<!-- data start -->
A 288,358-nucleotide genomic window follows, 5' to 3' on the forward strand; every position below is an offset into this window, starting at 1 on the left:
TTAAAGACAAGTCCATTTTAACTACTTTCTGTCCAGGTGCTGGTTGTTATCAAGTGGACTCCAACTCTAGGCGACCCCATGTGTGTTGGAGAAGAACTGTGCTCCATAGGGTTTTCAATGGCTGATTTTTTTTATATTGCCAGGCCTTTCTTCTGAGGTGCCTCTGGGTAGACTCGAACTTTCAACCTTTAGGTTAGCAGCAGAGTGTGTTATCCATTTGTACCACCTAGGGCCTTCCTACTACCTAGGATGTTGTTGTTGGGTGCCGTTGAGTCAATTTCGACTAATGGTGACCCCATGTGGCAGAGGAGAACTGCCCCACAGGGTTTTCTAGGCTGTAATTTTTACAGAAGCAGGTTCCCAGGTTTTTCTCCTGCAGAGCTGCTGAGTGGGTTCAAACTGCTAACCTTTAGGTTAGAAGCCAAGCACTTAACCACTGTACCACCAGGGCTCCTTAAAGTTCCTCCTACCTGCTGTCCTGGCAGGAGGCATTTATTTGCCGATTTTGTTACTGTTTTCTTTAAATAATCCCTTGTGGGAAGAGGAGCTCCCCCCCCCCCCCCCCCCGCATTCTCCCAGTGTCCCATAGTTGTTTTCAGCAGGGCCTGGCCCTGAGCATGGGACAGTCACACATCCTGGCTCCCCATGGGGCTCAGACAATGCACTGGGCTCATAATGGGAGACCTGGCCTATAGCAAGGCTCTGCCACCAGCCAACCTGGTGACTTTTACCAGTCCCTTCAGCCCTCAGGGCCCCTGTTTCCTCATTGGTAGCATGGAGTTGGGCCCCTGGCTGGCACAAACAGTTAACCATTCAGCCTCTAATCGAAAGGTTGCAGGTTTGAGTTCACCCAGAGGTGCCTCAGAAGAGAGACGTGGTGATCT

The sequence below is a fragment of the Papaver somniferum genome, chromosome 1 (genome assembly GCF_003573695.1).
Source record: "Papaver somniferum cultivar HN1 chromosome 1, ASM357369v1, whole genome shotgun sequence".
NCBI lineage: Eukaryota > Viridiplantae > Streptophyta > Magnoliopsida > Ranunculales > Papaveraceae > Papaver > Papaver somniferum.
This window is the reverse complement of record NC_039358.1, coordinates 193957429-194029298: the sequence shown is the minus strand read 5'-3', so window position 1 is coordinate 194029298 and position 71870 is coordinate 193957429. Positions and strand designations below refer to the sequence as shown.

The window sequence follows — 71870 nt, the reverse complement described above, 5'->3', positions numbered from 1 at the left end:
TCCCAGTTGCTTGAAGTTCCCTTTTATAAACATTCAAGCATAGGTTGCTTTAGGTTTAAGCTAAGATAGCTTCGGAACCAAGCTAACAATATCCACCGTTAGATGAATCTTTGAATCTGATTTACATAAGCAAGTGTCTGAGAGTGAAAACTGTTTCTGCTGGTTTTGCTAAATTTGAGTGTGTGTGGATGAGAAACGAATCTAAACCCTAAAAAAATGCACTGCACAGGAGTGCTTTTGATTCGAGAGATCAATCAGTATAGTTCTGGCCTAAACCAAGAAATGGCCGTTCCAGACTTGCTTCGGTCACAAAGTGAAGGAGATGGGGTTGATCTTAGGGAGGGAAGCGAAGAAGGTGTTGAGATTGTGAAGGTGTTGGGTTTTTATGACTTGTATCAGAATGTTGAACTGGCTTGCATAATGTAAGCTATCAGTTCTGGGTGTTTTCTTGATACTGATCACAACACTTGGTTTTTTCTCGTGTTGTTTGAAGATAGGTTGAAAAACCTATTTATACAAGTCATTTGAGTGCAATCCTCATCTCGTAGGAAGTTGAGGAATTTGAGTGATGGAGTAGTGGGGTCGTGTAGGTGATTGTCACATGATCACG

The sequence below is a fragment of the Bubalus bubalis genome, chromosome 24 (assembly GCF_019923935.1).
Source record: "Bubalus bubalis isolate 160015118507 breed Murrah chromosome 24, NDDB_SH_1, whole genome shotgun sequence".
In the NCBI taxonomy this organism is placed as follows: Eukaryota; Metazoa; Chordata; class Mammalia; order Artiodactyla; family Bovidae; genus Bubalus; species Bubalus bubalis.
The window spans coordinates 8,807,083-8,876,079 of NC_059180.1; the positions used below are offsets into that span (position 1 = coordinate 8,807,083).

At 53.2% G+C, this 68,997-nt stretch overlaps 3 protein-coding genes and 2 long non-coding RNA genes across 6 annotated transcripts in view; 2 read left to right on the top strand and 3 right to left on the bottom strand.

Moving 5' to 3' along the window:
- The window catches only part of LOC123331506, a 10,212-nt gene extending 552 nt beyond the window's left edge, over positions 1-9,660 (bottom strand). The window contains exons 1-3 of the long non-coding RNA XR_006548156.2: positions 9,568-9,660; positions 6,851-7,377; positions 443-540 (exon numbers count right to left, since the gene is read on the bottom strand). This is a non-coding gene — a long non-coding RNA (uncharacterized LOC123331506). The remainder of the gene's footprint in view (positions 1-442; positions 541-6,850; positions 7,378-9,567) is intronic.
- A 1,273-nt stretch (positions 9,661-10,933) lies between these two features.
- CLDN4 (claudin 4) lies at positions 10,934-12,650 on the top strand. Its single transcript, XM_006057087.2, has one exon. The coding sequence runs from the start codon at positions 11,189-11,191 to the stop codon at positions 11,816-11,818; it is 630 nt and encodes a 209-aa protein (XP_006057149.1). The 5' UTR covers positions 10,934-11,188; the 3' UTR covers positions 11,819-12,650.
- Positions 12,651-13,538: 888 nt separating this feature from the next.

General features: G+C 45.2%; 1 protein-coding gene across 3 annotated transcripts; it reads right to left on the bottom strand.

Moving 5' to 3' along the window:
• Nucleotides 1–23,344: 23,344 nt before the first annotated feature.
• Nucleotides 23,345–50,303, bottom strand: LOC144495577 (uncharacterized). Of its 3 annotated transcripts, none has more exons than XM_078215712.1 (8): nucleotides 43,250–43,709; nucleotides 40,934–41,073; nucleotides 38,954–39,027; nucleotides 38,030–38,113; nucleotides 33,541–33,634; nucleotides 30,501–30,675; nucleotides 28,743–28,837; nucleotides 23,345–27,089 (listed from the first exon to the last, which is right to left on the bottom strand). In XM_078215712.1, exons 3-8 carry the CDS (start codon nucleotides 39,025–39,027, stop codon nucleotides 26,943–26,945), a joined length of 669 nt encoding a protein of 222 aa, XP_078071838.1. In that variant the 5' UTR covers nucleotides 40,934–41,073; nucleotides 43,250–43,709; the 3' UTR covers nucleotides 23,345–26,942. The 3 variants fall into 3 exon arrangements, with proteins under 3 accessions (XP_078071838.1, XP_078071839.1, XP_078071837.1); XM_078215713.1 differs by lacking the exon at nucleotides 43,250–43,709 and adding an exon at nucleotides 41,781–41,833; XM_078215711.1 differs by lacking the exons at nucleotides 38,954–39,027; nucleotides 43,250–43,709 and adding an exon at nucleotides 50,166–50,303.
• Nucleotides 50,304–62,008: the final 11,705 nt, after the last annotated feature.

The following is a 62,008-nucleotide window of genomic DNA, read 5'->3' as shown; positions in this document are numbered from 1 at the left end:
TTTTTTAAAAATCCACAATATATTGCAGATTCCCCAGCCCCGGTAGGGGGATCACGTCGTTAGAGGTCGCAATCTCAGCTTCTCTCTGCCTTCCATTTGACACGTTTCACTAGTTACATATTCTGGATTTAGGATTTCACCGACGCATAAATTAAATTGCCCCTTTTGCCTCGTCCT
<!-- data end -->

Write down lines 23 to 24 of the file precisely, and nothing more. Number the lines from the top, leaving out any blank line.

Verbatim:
• Nucleotides 50,304–62,008: the final 11,705 nt, after the last annotated feature.

The following is a 62,008-nucleotide window of genomic DNA, read 5'->3' as shown; positions in this document are numbered from 1 at the left end: